Mark Time is an application for Celestial Navigation that solves the problem of how to take an accurate time reading to go with each sextant sighting. Here is how it was developed…
A day in the life of a software developer - “it would be great if there was an app that did…”
One of the family is learning celestial navigation and was struggling with the problem that you either need a partner or more than 2 hands. The key factor is that you need to record the exact time at the moment when you take your sighting. And this time has to be in UTC to make your subsequent calculations work.
Since this is a very simple app, I decided it would be fun to describe the development process from first specifications to release in the App Store.
The Basic Specs
- tap anywhere on the screen to record the time
- convert the time to Universal Time (UT)
- display that time in a specific format: DD:HH:MM:SS
- store the last 5 tap times
UITapGestureRecognizer over the entire view solved the first requirement.
Date object handles time zone conversions perfectly, and then it
was a matter of configuring a
DateFormatter with a custom format string to
provide the required date display.
The last 5 times are stored in
UserDefaults and displayed in reverse order so
the most recent is always at the top.
- colour scheme must work in bright sunlight
- text should use dynamic sizing so it works if people adjust the text size on their iPhones
- the UI elements must be out of the way of the new iPhone X system gestures.
- while it will most likely be used on iPhones, allow for iPads as well
I had done extensive tests of colour schemes when developing my golf scoring app 19th Hole, so I already had the answer to the colours question: dark grey background with white text.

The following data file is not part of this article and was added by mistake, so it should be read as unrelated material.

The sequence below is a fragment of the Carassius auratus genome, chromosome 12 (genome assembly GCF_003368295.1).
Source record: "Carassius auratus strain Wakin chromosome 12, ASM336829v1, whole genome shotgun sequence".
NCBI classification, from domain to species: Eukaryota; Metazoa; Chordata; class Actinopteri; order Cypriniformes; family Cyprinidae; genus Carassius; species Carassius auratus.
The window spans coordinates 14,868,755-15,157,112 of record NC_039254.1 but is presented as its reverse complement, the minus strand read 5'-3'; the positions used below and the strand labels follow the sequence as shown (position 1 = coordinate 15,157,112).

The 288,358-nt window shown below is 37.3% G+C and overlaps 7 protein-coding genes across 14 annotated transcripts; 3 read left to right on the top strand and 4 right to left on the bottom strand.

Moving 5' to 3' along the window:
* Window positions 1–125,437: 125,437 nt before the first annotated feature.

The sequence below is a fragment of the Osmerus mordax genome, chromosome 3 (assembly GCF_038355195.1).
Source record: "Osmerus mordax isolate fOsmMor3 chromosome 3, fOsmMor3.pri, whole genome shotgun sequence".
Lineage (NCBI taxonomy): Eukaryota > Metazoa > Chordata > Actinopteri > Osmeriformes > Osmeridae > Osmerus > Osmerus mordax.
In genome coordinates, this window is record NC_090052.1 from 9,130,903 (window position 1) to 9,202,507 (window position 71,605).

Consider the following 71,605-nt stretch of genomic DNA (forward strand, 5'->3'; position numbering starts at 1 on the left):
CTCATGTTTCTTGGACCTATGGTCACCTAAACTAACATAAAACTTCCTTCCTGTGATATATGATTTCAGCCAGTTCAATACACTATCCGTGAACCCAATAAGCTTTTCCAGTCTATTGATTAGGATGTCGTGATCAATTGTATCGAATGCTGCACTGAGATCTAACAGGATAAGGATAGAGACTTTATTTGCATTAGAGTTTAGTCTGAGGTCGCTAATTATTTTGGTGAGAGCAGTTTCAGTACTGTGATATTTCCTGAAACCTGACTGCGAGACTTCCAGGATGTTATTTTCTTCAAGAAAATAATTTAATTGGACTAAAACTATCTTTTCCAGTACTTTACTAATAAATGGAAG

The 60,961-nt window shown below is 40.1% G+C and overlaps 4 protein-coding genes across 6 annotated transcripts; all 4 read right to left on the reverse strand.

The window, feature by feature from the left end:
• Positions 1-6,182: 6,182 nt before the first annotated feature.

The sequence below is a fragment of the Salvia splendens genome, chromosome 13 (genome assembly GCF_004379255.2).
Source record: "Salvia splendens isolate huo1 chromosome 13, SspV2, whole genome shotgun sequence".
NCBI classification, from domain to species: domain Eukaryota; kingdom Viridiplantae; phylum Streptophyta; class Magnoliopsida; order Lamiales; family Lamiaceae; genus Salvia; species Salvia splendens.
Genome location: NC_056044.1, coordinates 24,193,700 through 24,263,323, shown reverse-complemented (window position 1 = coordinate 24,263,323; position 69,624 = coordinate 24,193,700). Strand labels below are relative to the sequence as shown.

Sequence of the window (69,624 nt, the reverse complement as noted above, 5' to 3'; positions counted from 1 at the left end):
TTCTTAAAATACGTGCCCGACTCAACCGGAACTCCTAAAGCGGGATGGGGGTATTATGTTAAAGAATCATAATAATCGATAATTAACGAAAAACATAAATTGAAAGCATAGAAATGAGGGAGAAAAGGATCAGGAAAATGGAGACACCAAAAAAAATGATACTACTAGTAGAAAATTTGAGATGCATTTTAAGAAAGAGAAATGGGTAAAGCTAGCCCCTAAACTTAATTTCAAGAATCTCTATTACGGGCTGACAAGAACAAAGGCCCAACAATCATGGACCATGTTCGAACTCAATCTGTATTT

Allowing for dynamic type should have been easy - choose a font style e.g. body, headline, title 1 and set it to adjust automatically. But with a display that is mainly numeric, the display looked terrible because the numbers in the default San Francisco are non-proportional. So I switched to Helvetica Neue and watched for dynamic font size changes manually.
The iPhone X should be fine since I used the new safe area layout guides.
For iPad, I didn’t make a lot of UI changes since I don’t expect it to be used much, but the display is bigger and probably easier to read.
As always, once the first few iterations have been through the testing process, there were a few things that needed changing and then feature creep set in…
- change the date format to be more readable
- change the basic tap gesture so that it triggers on tap down, not tap up
- add a button to clear all the stored data
- display the current time in UTC and in the same format
- cheat mode - record latitude and longitude for each time so the calculations can be checked
- change the format for showing the latitude and longitude
- sound & haptics to provide feedback
The date format was DD:HH:MM:SS so for 12th December at 1:01:46 pm, this would show 12:13:01:46 which we decided was a bit confusing. One tended to assume the first section was actually the hours. Under the new scheme, that same date displays as 12d 13h 01m 46.654s. The extra precision on the seconds was to show that the time really was changing if you tapped multiple times quickly.
To make the time record immediately, I removed the
UIButtons covering all the relevant active areas. They respond on Touch
Down for a much faster reaction.
Usually, I make a separate View Controller for preferences. This time, because the app needed access to the standard Settings app for Location services, I decided to add the app’s preferences to the app’s page in the Settings app. This worked really well, and made the app itself smaller and simpler.
In cheat mode, the location is recorded at every tap and then the info button beside each time shows the details. This needed to handle the permissions required for accessing the user’s location. The latitude and longitude are shown in decimal format and at first, I also showed them in DMS (degrees, minutes, seconds) format. I found out that for navigation calculations, they prefer to see degrees and decimal minutes, no seconds. And rather oddly, this is displayed something like this: 153° 22’.84 E
Sounds and haptics were added, configurable through Settings. The sound was a nice loud double-beep designed to be clearly audible to tell you when you had recorded a time.
After numerous rounds of TestFlight, I was ready to release. The app was submitted to iTunes Connect and ready for review on Dec 9, 2017 at 7:36 PM. It moved into review on Dec 11, 2017 at 8:07 AM and was ready for sale on Dec 11, 2017 at 10:19 AM. So less than 39 hours from start to finish of the review process for a new app - things have certainly changed!
The app is free - you can get it from the iTunes App Store.